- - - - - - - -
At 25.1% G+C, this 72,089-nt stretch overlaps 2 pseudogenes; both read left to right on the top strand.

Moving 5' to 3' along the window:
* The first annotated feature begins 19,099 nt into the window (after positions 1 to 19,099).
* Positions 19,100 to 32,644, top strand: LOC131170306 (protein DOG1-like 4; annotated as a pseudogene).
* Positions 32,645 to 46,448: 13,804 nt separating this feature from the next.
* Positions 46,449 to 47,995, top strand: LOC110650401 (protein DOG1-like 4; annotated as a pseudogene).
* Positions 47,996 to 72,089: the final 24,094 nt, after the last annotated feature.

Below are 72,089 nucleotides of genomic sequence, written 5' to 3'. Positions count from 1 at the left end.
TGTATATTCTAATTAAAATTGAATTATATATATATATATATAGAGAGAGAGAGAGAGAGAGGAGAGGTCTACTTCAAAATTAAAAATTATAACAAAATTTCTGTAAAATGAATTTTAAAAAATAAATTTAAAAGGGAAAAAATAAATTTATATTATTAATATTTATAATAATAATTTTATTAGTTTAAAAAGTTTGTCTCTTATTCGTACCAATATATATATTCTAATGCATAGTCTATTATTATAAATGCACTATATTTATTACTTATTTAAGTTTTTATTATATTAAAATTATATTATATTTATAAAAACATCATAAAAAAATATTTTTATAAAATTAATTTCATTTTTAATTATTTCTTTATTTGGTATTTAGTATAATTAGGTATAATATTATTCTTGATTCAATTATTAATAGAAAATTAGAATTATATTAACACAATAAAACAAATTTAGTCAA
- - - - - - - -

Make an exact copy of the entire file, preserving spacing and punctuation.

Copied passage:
At 25.1% G+C, this 72,089-nt stretch overlaps 2 pseudogenes; both read left to right on the top strand.

Moving 5' to 3' along the window:
* The first annotated feature begins 19,099 nt into the window (after positions 1 to 19,099).
* Positions 19,100 to 32,644, top strand: LOC131170306 (protein DOG1-like 4; annotated as a pseudogene).
* Positions 32,645 to 46,448: 13,804 nt separating this feature from the next.
* Positions 46,449 to 47,995, top strand: LOC110650401 (protein DOG1-like 4; annotated as a pseudogene).
* Positions 47,996 to 72,089: the final 24,094 nt, after the last annotated feature.

Below are 72,089 nucleotides of genomic sequence, written 5' to 3'. Positions count from 1 at the left end.
TGTATATTCTAATTAAAATTGAATTATATATATATATATATAGAGAGAGAGAGAGAGAGAGGAGAGGTCTACTTCAAAATTAAAAATTATAACAAAATTTCTGTAAAATGAATTTTAAAAAATAAATTTAAAAGGGAAAAAATAAATTTATATTATTAATATTTATAATAATAATTTTATTAGTTTAAAAAGTTTGTCTCTTATTCGTACCAATATATATATTCTAATGCATAGTCTATTATTATAAATGCACTATATTTATTACTTATTTAAGTTTTTATTATATTAAAATTATATTATATTTATAAAAACATCATAAAAAAATATTTTTATAAAATTAATTTCATTTTTAATTATTTCTTTATTTGGTATTTAGTATAATTAGGTATAATATTATTCTTGATTCAATTATTAATAGAAAATTAGAATTATATTAACACAATAAAACAAATTTAGTCAA